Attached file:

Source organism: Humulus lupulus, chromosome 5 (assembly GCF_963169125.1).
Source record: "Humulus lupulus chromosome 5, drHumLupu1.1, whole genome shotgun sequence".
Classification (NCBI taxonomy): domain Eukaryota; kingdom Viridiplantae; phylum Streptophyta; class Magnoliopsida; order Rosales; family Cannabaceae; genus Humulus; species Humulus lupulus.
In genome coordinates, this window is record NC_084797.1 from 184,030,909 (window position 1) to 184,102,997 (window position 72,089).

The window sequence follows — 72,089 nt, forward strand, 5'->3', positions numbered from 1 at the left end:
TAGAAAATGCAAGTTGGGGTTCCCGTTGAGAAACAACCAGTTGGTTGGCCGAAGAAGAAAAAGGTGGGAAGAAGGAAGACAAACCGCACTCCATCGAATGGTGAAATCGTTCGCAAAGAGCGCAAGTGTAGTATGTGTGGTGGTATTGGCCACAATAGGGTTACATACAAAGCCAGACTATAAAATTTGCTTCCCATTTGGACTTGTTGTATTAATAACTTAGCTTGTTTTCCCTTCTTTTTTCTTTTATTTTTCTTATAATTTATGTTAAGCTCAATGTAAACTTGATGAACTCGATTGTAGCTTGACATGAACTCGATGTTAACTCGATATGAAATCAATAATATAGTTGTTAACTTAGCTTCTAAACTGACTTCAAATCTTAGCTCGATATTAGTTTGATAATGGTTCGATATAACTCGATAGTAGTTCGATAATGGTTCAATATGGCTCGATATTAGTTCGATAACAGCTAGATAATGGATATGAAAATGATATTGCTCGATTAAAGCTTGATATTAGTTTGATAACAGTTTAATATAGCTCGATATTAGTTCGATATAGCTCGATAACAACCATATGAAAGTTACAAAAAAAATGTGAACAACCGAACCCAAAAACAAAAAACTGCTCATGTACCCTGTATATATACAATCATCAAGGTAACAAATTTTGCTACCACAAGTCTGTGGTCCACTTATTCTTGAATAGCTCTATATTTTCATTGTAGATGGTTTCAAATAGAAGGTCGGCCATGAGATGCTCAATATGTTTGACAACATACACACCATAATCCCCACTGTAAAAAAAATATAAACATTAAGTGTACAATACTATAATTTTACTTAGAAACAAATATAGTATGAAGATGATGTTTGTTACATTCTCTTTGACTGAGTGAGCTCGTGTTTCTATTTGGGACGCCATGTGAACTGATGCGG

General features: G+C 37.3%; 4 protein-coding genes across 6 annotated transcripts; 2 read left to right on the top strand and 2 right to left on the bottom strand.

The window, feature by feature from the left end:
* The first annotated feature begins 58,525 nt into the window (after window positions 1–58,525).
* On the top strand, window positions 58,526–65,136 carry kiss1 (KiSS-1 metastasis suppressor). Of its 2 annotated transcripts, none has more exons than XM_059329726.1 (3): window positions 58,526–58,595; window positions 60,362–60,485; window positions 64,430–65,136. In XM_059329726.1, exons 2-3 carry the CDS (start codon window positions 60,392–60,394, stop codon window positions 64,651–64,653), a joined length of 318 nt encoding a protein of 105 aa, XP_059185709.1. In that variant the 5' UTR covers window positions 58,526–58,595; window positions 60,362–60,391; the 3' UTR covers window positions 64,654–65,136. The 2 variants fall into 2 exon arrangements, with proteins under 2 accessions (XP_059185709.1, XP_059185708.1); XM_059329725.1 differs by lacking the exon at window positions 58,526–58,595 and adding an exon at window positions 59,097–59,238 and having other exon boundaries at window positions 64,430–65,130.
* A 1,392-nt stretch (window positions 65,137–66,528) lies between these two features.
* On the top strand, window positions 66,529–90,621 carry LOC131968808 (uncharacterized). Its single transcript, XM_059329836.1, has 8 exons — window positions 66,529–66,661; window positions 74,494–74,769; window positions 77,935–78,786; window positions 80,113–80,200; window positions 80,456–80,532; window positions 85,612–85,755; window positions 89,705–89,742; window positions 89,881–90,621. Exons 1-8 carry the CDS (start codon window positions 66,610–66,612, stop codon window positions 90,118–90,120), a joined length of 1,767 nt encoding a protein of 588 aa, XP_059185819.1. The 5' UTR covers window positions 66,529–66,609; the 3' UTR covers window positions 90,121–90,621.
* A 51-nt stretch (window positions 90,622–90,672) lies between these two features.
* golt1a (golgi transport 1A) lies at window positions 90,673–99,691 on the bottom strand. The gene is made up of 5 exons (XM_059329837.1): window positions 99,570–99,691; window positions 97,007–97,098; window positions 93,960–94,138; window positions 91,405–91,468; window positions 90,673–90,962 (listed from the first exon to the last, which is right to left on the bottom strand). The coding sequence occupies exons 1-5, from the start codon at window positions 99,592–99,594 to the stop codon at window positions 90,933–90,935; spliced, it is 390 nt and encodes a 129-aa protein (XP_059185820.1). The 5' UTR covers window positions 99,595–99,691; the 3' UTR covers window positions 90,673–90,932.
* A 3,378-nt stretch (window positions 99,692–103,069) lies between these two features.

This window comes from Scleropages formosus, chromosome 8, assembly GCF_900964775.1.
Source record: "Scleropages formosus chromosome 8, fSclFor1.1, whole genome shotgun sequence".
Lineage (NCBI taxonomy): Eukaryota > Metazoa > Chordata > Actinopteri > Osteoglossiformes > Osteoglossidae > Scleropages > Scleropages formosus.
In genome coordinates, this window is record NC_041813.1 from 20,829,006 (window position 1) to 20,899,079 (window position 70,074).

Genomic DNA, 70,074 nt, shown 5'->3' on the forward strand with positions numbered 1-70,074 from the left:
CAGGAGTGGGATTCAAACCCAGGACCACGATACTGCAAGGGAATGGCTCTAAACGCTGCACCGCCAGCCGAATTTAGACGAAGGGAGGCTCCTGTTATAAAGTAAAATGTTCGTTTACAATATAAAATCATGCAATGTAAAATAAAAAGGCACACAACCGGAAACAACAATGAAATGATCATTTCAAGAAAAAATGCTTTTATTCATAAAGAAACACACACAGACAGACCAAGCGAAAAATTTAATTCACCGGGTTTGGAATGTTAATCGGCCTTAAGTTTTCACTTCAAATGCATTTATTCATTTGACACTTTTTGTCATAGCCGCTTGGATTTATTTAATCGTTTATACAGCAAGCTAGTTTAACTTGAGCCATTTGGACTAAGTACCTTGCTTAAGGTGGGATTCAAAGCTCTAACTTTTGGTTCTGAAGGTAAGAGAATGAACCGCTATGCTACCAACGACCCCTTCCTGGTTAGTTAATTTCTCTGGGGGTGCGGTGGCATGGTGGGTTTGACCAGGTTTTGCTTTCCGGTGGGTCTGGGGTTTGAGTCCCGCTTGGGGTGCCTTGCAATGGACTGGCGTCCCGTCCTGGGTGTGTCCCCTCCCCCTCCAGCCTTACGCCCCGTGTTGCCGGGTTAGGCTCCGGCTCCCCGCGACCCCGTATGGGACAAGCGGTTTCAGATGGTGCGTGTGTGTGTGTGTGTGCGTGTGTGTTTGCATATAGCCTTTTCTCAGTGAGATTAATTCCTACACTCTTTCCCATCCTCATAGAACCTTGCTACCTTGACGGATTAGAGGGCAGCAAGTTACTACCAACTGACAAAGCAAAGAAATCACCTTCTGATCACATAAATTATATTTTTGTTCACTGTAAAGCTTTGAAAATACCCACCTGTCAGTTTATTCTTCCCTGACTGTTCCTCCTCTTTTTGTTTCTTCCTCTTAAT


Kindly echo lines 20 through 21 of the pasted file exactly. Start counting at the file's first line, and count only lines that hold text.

Genomic DNA, 70,074 nt, shown 5'->3' on the forward strand with positions numbered 1-70,074 from the left:
CAGGAGTGGGATTCAAACCCAGGACCACGATACTGCAAGGGAATGGCTCTAAACGCTGCACCGCCAGCCGAATTTAGACGAAGGGAGGCTCCTGTTATAAAGTAAAATGTTCGTTTACAATATAAAATCATGCAATGTAAAATAAAAAGGCACACAACCGGAAACAACAATGAAATGATCATTTCAAGAAAAAATGCTTTTATTCATAAAGAAACACACACAGACAGACCAAGCGAAAAATTTAATTCACCGGGTTTGGAATGTTAATCGGCCTTAAGTTTTCACTTCAAATGCATTTATTCATTTGACACTTTTTGTCATAGCCGCTTGGATTTATTTAATCGTTTATACAGCAAGCTAGTTTAACTTGAGCCATTTGGACTAAGTACCTTGCTTAAGGTGGGATTCAAAGCTCTAACTTTTGGTTCTGAAGGTAAGAGAATGAACCGCTATGCTACCAACGACCCCTTCCTGGTTAGTTAATTTCTCTGGGGGTGCGGTGGCATGGTGGGTTTGACCAGGTTTTGCTTTCCGGTGGGTCTGGGGTTTGAGTCCCGCTTGGGGTGCCTTGCAATGGACTGGCGTCCCGTCCTGGGTGTGTCCCCTCCCCCTCCAGCCTTACGCCCCGTGTTGCCGGGTTAGGCTCCGGCTCCCCGCGACCCCGTATGGGACAAGCGGTTTCAGATGGTGCGTGTGTGTGTGTGTGTGCGTGTGTGTTTGCATATAGCCTTTTCTCAGTGAGATTAATTCCTACACTCTTTCCCATCCTCATAGAACCTTGCTACCTTGACGGATTAGAGGGCAGCAAGTTACTACCAACTGACAAAGCAAAGAAATCACCTTCTGATCACATAAATTATATTTTTGTTCACTGTAAAGCTTTGAAAATACCCACCTGTCAGTTTATTCTTCCCTGACTGTTCCTCCTCTTTTTGTTTCTTCCTCTTAAT